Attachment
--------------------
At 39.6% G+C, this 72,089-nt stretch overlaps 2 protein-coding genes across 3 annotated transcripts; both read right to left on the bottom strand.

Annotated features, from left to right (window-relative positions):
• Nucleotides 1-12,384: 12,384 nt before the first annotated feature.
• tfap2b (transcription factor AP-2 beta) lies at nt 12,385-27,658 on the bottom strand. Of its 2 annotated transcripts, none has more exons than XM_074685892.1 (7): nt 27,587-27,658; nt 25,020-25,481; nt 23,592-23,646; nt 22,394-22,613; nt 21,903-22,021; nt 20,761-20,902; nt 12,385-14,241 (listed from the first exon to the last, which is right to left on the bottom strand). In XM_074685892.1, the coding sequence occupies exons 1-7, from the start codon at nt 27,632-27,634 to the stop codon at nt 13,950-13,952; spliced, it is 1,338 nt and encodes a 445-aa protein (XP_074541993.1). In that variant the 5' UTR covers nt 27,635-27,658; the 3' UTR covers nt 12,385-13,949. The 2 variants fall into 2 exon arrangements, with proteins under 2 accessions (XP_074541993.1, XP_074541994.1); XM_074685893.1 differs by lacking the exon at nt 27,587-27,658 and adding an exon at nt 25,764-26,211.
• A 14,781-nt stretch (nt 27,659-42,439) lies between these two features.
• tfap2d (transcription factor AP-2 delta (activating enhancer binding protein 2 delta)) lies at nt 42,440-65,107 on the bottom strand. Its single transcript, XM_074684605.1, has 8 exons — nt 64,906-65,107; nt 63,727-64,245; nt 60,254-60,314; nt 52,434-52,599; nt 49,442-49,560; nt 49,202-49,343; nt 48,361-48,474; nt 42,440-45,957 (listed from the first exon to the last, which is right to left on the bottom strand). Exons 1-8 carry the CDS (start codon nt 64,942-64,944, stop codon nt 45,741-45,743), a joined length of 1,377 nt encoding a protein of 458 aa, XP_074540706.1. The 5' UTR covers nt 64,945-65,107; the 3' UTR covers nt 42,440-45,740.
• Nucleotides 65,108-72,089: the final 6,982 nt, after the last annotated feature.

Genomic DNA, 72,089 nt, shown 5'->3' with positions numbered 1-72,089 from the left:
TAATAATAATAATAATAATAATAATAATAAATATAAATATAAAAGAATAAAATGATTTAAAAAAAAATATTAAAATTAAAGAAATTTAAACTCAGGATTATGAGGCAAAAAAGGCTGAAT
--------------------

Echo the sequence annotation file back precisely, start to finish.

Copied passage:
At 39.6% G+C, this 72,089-nt stretch overlaps 2 protein-coding genes across 3 annotated transcripts; both read right to left on the bottom strand.

Annotated features, from left to right (window-relative positions):
• Nucleotides 1-12,384: 12,384 nt before the first annotated feature.
• tfap2b (transcription factor AP-2 beta) lies at nt 12,385-27,658 on the bottom strand. Of its 2 annotated transcripts, none has more exons than XM_074685892.1 (7): nt 27,587-27,658; nt 25,020-25,481; nt 23,592-23,646; nt 22,394-22,613; nt 21,903-22,021; nt 20,761-20,902; nt 12,385-14,241 (listed from the first exon to the last, which is right to left on the bottom strand). In XM_074685892.1, the coding sequence occupies exons 1-7, from the start codon at nt 27,632-27,634 to the stop codon at nt 13,950-13,952; spliced, it is 1,338 nt and encodes a 445-aa protein (XP_074541993.1). In that variant the 5' UTR covers nt 27,635-27,658; the 3' UTR covers nt 12,385-13,949. The 2 variants fall into 2 exon arrangements, with proteins under 2 accessions (XP_074541993.1, XP_074541994.1); XM_074685893.1 differs by lacking the exon at nt 27,587-27,658 and adding an exon at nt 25,764-26,211.
• A 14,781-nt stretch (nt 27,659-42,439) lies between these two features.
• tfap2d (transcription factor AP-2 delta (activating enhancer binding protein 2 delta)) lies at nt 42,440-65,107 on the bottom strand. Its single transcript, XM_074684605.1, has 8 exons — nt 64,906-65,107; nt 63,727-64,245; nt 60,254-60,314; nt 52,434-52,599; nt 49,442-49,560; nt 49,202-49,343; nt 48,361-48,474; nt 42,440-45,957 (listed from the first exon to the last, which is right to left on the bottom strand). Exons 1-8 carry the CDS (start codon nt 64,942-64,944, stop codon nt 45,741-45,743), a joined length of 1,377 nt encoding a protein of 458 aa, XP_074540706.1. The 5' UTR covers nt 64,945-65,107; the 3' UTR covers nt 42,440-45,740.
• Nucleotides 65,108-72,089: the final 6,982 nt, after the last annotated feature.

Genomic DNA, 72,089 nt, shown 5'->3' with positions numbered 1-72,089 from the left:
TAATAATAATAATAATAATAATAATAATAAATATAAATATAAAAGAATAAAATGATTTAAAAAAAAATATTAAAATTAAAGAAATTTAAACTCAGGATTATGAGGCAAAAAAGGCTGAAT